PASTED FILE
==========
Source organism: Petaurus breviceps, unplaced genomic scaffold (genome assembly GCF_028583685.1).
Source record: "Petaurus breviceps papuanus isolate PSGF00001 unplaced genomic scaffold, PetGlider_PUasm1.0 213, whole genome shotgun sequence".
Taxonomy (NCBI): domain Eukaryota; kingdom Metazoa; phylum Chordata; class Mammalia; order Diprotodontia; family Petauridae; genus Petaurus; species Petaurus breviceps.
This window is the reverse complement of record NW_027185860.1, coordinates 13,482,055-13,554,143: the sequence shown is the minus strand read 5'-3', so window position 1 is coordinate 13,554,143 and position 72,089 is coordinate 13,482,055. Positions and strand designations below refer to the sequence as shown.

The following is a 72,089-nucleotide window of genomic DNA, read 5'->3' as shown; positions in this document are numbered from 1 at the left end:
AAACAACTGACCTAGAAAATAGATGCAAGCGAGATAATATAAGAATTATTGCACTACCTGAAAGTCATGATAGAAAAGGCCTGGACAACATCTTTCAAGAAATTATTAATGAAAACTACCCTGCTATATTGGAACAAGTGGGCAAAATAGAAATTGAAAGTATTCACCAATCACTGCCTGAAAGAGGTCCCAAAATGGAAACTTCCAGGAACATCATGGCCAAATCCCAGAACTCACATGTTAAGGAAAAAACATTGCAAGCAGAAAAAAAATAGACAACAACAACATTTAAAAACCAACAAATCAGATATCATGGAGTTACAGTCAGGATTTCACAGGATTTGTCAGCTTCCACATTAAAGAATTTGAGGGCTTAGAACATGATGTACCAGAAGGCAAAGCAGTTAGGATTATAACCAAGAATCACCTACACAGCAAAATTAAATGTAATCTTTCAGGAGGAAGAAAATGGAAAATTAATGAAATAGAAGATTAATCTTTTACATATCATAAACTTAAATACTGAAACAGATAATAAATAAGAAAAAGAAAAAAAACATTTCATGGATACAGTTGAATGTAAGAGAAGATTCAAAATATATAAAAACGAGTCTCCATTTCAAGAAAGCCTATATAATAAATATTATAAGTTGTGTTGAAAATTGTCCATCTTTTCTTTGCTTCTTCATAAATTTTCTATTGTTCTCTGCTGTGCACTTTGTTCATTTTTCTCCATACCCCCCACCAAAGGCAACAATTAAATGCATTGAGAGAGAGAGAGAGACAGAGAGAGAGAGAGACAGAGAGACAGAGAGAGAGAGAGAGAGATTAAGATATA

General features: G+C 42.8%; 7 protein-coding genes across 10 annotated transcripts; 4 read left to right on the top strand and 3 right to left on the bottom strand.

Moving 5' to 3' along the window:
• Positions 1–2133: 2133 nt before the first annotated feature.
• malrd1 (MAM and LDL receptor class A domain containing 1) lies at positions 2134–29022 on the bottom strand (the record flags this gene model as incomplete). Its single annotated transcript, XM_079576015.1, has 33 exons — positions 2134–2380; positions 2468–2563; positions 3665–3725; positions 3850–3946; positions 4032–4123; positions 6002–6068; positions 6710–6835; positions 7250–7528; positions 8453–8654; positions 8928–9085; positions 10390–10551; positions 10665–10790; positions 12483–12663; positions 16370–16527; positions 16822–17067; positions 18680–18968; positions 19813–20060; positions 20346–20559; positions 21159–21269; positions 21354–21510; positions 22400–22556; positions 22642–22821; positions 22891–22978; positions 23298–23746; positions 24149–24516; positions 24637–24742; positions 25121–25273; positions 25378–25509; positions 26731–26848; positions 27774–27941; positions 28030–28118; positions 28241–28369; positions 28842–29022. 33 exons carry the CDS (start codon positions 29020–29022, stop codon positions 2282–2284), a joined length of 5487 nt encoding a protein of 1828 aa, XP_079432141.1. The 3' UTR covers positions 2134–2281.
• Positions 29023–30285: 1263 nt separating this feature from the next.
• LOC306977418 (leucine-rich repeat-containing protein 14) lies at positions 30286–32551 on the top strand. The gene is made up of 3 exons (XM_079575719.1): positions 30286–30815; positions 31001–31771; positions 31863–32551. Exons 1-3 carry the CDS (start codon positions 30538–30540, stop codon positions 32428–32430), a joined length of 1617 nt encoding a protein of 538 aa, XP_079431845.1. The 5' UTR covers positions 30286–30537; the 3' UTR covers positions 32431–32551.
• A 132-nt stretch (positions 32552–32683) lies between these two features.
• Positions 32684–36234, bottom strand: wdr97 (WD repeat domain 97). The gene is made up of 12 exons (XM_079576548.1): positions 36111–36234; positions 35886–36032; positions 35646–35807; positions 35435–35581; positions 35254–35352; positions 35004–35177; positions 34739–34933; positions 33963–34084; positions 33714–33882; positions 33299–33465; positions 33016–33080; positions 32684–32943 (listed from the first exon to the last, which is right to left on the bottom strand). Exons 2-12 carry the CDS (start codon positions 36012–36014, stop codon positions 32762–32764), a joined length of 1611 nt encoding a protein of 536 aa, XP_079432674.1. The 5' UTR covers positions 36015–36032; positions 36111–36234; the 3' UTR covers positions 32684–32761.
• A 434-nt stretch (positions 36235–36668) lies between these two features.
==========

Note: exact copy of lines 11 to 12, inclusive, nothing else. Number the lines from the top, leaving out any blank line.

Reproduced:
• Positions 29023–30285: 1263 nt separating this feature from the next.
• LOC306977418 (leucine-rich repeat-containing protein 14) lies at positions 30286–32551 on the top strand. The gene is made up of 3 exons (XM_079575719.1): positions 30286–30815; positions 31001–31771; positions 31863–32551. Exons 1-3 carry the CDS (start codon positions 30538–30540, stop codon positions 32428–32430), a joined length of 1617 nt encoding a protein of 538 aa, XP_079431845.1. The 5' UTR covers positions 30286–30537; the 3' UTR covers positions 32431–32551.